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When it comes to addressing climate change, we must pursue a diversity of approaches toward reducing carbon emissions. One of the most overlooked opportunities in our arsenal today is renewable natural gas (RNG).
It's simply not getting enough attention in relationship to its potential for major impact.
RNG is natural gas derived from processing raw biogas, which is produced from industry, agriculture and waste management. The most common source of biogas – which consists largely of methane – is the breakdown of organic waste at wastewater treatment plants and landfills. Methane is at least 28 times more potent than carbon dioxide at trapping heat in the atmosphere, and processing it to make RNG means avoiding those negative effects while also decreasing reliance on fossil fuels.
With RNG, rather than extracting sequestered natural gas from the ground to use as a fuel source, we can repurpose what already exists – creating a "green gas" interchangeable with traditional pipeline-quality natural gas. And RNG acts as a baseload resource when other renewable sources, such as wind and solar, simply cannot.
An immediate benefit of RNG plants is their ability to create new revenue streams for municipalities, farmers and industrial companies that can sell this resource into the natural gas grid. Phoenix and San Antonio are among multiple cities that have already done so. With so many untapped, domestic methane sources, the potential is tremendous.
In the long term, RNG will also contribute to energy security by providing the gas grid with enhanced diversity of supply. This will further diminish the need to import fuel from foreign sources while also building up the onshore RNG industry. There's potential to create thousands of "green collar" jobs in building, operating and maintaining RNG plants.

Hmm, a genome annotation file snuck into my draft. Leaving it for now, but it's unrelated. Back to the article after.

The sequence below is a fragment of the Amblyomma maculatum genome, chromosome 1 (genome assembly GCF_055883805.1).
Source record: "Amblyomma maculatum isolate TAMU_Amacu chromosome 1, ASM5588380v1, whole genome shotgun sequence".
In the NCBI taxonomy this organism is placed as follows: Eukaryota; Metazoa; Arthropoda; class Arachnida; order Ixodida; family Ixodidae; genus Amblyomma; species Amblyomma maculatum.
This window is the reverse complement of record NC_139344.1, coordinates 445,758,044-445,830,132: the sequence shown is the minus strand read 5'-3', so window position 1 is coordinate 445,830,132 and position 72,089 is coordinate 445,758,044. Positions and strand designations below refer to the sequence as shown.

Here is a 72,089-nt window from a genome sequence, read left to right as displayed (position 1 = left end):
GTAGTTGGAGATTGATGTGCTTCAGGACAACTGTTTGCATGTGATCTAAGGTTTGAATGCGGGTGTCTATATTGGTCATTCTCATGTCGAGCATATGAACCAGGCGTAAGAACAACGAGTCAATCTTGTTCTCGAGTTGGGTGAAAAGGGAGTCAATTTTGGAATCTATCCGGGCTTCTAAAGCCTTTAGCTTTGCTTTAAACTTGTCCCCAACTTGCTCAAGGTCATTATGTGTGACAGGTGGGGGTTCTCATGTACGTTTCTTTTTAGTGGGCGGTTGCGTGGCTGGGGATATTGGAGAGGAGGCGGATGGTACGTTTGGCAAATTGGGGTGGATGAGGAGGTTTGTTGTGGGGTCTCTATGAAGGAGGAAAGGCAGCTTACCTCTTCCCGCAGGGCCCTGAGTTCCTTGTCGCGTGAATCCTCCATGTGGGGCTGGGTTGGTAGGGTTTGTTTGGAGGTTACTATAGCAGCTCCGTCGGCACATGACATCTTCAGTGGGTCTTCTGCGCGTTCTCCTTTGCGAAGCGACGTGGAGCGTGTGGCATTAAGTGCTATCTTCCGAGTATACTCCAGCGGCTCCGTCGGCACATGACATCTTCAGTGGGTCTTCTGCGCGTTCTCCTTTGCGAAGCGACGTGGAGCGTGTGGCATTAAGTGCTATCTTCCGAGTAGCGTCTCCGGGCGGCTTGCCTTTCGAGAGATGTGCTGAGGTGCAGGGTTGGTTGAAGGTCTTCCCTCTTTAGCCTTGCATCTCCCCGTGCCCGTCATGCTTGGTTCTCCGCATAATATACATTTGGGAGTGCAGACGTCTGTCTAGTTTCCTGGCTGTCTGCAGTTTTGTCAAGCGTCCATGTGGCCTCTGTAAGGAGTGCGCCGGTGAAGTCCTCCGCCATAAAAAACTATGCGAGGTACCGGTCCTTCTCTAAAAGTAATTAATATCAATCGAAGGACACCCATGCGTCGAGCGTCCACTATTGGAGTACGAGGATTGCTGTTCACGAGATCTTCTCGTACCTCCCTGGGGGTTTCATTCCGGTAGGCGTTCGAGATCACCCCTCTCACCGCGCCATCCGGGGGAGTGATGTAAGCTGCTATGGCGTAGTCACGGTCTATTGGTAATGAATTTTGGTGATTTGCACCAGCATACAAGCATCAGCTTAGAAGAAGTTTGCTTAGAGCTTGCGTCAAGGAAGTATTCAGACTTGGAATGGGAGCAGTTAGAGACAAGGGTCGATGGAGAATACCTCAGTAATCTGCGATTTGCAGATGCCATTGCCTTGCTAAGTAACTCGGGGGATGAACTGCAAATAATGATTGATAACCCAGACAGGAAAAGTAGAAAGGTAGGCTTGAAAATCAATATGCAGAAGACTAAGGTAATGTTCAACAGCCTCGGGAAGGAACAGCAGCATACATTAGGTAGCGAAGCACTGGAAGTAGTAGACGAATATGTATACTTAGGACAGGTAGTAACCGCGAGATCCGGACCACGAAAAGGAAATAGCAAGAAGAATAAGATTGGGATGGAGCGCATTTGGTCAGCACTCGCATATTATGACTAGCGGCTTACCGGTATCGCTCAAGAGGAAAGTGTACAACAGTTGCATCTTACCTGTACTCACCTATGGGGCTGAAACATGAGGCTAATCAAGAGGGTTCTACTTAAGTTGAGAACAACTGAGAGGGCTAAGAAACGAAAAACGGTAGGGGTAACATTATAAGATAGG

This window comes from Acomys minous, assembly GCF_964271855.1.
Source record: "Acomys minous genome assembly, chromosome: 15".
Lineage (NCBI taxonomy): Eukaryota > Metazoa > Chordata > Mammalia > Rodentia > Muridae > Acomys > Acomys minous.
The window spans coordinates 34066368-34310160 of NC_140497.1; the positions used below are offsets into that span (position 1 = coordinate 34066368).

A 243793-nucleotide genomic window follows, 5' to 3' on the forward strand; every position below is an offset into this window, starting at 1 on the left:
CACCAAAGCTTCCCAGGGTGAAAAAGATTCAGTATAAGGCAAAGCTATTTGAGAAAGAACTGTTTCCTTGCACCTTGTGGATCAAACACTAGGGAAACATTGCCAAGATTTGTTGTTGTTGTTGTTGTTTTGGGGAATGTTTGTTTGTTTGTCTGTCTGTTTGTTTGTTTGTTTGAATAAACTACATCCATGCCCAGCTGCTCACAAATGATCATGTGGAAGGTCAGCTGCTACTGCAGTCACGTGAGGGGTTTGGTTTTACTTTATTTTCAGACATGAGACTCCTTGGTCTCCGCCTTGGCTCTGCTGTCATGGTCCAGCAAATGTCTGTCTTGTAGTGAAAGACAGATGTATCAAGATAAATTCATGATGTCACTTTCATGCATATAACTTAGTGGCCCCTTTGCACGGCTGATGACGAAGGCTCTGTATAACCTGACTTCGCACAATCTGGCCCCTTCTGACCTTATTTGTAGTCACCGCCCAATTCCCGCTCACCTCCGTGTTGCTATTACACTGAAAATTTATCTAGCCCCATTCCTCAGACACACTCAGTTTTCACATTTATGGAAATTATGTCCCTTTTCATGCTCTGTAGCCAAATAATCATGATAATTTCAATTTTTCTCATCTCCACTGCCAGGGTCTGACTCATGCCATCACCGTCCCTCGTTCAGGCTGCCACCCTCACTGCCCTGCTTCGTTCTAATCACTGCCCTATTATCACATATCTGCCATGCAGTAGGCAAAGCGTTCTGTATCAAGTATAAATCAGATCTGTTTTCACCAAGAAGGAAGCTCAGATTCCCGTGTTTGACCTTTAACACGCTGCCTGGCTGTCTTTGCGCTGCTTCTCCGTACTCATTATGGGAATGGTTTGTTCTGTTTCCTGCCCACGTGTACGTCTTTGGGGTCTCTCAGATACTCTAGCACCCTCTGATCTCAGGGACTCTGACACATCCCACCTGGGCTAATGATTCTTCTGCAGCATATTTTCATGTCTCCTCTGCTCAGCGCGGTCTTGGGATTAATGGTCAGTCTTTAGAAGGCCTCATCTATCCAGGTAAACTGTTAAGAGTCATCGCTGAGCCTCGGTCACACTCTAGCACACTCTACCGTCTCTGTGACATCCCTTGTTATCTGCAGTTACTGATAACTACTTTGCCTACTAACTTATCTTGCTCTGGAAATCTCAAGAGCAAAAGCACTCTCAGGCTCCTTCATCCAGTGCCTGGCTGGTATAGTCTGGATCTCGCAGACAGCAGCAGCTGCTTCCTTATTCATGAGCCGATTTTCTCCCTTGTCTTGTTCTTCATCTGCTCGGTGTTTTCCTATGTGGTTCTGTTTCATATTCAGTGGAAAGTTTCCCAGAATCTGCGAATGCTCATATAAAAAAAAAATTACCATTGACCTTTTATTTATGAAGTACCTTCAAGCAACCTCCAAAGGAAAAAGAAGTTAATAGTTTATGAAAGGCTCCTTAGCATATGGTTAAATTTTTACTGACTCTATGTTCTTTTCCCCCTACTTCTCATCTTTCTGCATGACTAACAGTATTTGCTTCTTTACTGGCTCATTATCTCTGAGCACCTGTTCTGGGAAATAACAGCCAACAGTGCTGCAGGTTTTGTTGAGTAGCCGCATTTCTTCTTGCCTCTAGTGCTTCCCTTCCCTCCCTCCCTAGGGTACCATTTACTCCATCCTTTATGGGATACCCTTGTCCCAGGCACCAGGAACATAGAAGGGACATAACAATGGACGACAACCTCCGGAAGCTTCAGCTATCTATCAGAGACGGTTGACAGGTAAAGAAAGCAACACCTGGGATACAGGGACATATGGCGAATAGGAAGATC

What's the holdup for adoption? There's limited awareness of RNG's potential and a misconception that RNG is only "sellable" to trucking and transportation. Yet institutions across industries are now using RNG to replace fossil fuel combustion, and some utilities are working to decarbonize their pipelines.
SoCalGas has made a commitment to replace 20% of its traditional natural gas supply with RNG by 2030. A study by Navigant Consulting found replacing 16% of California's natural gas supply with RNG would cut greenhouse gas emissions as much as converting all state buildings to electric-only energy by 2030.
Utilities across the country have also made similar RNG pushes. CenterPoint Energy has proposed offering RNG to its customers in Minnesota, and Summit Utilities is hoping to offer RNG to customers in Maine.
To unlock its full potential, RNG needs a supportive regulatory environment – locally and nationally.
The federal Renewable Fuel Standard (RFS) has driven demand for ethanol-based gasoline and other types of renewable fuels – including RNG. The RFS program has supported the development of the RNG market since 2014, and exponential growth will require a more robust role for RNG in the future. If optimized, RNG could play a massive role in the energy economy; according to the Coalition for Renewable Natural Gas, RNG production from 2015 through 2018 has more than doubled under the RFS.
The RNG industry has experienced an average annual growth rate of 30%; in 2018, RNG production outpaced EPA's projections for the year. At the local level, states can support the RNG market by considering the role of RNG in renewable portfolio standards. These actions combined will allow the U.S. to broadly reap the benefits of RNG in terms of climate change mitigation, revenue generation, energy security and job creation.
Consider how the San Antonio Water System – the first community water system to create a wastewater-to-biogas plant of its kind – benefited. The plant, which processes over 1.5 million standard cubic feet of RNG per day, captures biogas and then sells it through a commercial gas pipeline, generating annual royalties while also removing 19,739 tons of carbon from the atmosphere: the equivalent of the energy expended to heat more than 4,600 homes for a year.
Phoenix, in partnership with its surrounding communities, recently opened the largest wastewater-to-biogas plant in the U.S. The facility is capable of reducing CO2 emissions by 44,671 tons a year – the equivalent of removing more than 9,400 cars from the road annually.
With success like that in mind, it's very clear: it's time to make RNG mainstream.
Michael Bakas is executive vice president of Ameresco.